By: Margaret A. Hamburg, M.D.
The tragic Ebola epidemic is an extraordinary global public health crisis, and FDA is taking extraordinary steps to be proactive and flexible in our response – whether it’s providing advice on medical product development, authorizing the emergency use of new diagnostic tools, quickly enabling access to investigational therapies, or working on the front lines in West Africa.
FDA has an Ebola Task Force with wide representation from across FDA to coordinate our many activities. We are actively working with federal colleagues, the medical and scientific community, industry, and international organizations and regulators to help expedite the development and availability of medical products – such as treatments, vaccines, diagnostic tests, and personal protective equipment – with the potential to help bring the epidemic under control as quickly as possible.
These efforts include providing scientific and regulatory advice to commercial developers and U.S. government agencies that support medical product development, including the National Institutes of Health (NIH), the Office of the Assistant Secretary for Preparedness and Response (ASPR), the Centers for Disease Control and Prevention (CDC), and the Department of Defense (DoD). The advice that FDA is providing is helping to accelerate product development programs.
Our medical product reviewers have been working tirelessly with sponsors to clarify regulatory requirements, provide input on manufacturing and pre-clinical and clinical trial designs, and expedite the regulatory review of data as it is received. FDA has been in contact with dozens of drug, vaccine, device, and diagnostic test developers, and we remain in contact with more than 20 sponsors that have possible products in pipeline.
We also have been collaborating with the World Health Organization and other international regulatory counterparts—including the European Medicines Agency, Health Canada, and others—to exchange information about investigational products for Ebola in support of international response efforts.
Investigational vaccines and treatments for Ebola are in the earliest stages of development and for most, there are only small amounts of some experimental products that have been manufactured for testing. For those in limited supply, there are efforts underway to increase their production so their safety and efficacy can be properly assessed in clinical trials.
As FDA continues to work to expedite medical product development, we strongly support the establishment of clinical trials, which is the most efficient way to show whether these new products actually work. In the meantime, we also will continue to enable access to investigational products when they are available and requested by clinicians, using expanded access mechanisms, also known as “compassionate use,” which allow access to such products outside of clinical trials when we assess that the expected benefits outweigh the potential risks for the patient.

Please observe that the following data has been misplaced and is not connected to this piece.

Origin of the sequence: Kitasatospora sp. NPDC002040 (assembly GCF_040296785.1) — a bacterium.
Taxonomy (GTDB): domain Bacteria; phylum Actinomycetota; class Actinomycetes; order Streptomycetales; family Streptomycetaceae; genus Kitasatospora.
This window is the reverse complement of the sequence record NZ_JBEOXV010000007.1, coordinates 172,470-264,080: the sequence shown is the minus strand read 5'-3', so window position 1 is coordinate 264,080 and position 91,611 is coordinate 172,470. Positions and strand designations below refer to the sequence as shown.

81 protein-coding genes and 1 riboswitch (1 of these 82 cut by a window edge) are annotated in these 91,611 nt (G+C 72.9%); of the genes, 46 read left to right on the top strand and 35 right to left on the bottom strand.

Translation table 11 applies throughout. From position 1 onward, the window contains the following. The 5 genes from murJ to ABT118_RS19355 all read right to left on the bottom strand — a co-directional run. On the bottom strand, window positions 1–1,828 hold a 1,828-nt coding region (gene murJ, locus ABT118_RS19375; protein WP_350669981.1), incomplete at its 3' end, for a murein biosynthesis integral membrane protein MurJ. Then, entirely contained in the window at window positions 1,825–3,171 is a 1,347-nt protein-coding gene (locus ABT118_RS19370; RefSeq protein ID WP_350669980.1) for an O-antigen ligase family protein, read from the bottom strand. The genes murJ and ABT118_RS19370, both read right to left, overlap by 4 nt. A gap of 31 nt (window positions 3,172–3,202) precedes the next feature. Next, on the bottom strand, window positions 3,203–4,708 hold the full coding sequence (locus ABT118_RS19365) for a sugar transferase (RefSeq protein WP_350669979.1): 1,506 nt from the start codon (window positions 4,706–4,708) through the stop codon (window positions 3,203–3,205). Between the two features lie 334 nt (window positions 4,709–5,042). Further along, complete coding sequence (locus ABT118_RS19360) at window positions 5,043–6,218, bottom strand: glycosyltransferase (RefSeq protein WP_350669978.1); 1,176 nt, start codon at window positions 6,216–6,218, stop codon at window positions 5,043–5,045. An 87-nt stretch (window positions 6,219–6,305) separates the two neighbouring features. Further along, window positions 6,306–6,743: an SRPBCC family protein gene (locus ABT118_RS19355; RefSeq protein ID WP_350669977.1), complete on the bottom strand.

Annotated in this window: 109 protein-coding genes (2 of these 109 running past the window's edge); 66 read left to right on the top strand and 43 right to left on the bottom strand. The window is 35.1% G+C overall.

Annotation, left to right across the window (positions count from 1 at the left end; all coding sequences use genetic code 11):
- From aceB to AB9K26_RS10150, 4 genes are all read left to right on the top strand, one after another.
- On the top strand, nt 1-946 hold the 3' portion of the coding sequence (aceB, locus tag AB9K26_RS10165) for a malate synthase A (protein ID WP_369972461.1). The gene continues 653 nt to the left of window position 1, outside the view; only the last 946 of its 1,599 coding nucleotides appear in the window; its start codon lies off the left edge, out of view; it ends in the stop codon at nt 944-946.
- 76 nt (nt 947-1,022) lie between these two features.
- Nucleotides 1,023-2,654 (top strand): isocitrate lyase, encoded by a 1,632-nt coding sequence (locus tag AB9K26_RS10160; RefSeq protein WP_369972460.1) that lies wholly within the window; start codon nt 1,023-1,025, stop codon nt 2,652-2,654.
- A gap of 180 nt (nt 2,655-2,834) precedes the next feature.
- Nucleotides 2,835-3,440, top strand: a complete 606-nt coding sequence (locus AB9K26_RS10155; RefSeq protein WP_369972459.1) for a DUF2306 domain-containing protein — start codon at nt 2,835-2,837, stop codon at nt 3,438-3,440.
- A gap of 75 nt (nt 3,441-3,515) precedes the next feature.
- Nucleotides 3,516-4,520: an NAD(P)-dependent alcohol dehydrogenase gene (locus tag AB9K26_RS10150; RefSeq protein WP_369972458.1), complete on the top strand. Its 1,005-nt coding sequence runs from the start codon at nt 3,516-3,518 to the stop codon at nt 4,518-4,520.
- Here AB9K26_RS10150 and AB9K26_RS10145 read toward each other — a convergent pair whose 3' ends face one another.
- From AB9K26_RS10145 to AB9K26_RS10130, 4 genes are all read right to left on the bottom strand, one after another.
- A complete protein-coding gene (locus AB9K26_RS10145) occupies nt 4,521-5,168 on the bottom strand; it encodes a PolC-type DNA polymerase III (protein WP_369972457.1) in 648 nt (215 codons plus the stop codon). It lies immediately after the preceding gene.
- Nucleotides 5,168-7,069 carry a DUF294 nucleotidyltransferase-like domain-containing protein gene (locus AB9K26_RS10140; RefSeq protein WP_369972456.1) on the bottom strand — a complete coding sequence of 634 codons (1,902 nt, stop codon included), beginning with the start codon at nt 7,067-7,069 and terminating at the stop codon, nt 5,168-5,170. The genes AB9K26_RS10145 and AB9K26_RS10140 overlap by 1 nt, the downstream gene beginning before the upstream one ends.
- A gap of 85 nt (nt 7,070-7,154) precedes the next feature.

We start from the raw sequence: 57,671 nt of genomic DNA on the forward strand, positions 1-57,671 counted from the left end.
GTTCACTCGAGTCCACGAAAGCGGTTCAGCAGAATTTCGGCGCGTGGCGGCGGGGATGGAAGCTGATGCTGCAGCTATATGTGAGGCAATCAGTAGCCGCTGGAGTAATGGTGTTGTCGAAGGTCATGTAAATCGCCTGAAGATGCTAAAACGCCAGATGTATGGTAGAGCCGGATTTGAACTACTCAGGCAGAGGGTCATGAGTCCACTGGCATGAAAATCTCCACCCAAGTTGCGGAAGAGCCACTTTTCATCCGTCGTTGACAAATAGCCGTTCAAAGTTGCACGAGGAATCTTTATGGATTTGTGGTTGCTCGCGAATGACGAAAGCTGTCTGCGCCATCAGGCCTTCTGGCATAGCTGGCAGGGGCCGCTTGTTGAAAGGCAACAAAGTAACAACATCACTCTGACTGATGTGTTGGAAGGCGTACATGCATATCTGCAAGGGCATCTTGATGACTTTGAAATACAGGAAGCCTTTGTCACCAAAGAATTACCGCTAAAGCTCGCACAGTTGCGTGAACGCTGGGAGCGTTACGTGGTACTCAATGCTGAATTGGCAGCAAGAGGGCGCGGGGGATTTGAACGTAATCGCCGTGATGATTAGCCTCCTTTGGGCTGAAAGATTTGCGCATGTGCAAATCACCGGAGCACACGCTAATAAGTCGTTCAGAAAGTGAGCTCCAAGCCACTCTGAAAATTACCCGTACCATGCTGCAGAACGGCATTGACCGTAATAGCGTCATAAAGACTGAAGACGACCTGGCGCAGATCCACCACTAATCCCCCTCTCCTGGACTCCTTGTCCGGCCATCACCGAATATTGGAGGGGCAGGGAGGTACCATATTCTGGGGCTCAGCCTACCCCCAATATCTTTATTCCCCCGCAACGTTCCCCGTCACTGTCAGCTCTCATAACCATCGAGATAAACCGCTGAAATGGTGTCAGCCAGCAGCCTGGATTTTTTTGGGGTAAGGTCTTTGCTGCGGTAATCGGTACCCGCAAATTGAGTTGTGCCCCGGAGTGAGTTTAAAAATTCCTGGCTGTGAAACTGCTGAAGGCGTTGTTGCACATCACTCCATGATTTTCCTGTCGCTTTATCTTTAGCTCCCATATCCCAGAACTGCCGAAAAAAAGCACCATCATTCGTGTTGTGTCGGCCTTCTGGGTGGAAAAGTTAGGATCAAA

In addition, under the FDA’s Emergency Use Authorization (EUA) authority, we can allow the use of an unapproved medical product—or an unapproved use of an approved medical product—for a larger population during emergencies, when, among other reasons, based on scientific evidence available, there is no adequate, approved, and available alternative. To date, FDA has authorized the use of five diagnostic tests during this Ebola epidemic: one was developed by DoD, two were developed by CDC, and this week FDA issued EUAs for two new, quicker Ebola tests made by BioFire Defense.
To further augment diagnostic capacity, we have contacted several commercial developers that we know are capable of developing rapid diagnostic tests and have encouraged them to work with us to quickly develop and make available such tests. Several entities have expressed interest and have initiated discussions with FDA.
We also are monitoring for fraudulent products and false product claims related to the Ebola virus and taking appropriate action to protect consumers. To date, we have issued warning letters to three companies marketing products that claim to prevent, treat or cure infection by the Ebola virus, among other conditions. Additionally, we are carefully monitoring the personal protective equipment (PPE) supply chain to help ensure this essential equipment continues to be available to protect health care workers.
And at least 12 FDA employees are being deployed to West Africa as part of the Public Health Service’s team to help with medical care. We are proud that they are answering the call.
As you can see, FDA has been fully engaged in response activities and is using its authorities to the fullest extent possible to continue its mission to protect and promote the public health, both domestically and abroad. Our staff is fully committed to responding in the most proactive, thoughtful, and flexible manner to the Ebola epidemic in West Africa.
I could not be more proud of the dedication and leadership that the FDA staff involved in this response has shown. I therefore want to take this opportunity to thank more than 250 staff, including those soon to be on the ground in West Africa, who have already contributed countless hours to this important effort, and who will continue to do so in the coming days and weeks as we address this very serious situation. I am hopeful that our work and the coordinated global response will soon lead to the end of this epidemic and help reduce the risk of additional cases in the U.S. and elsewhere.
Margaret A. Hamburg, M.D., is Commissioner of the Food and Drug Administration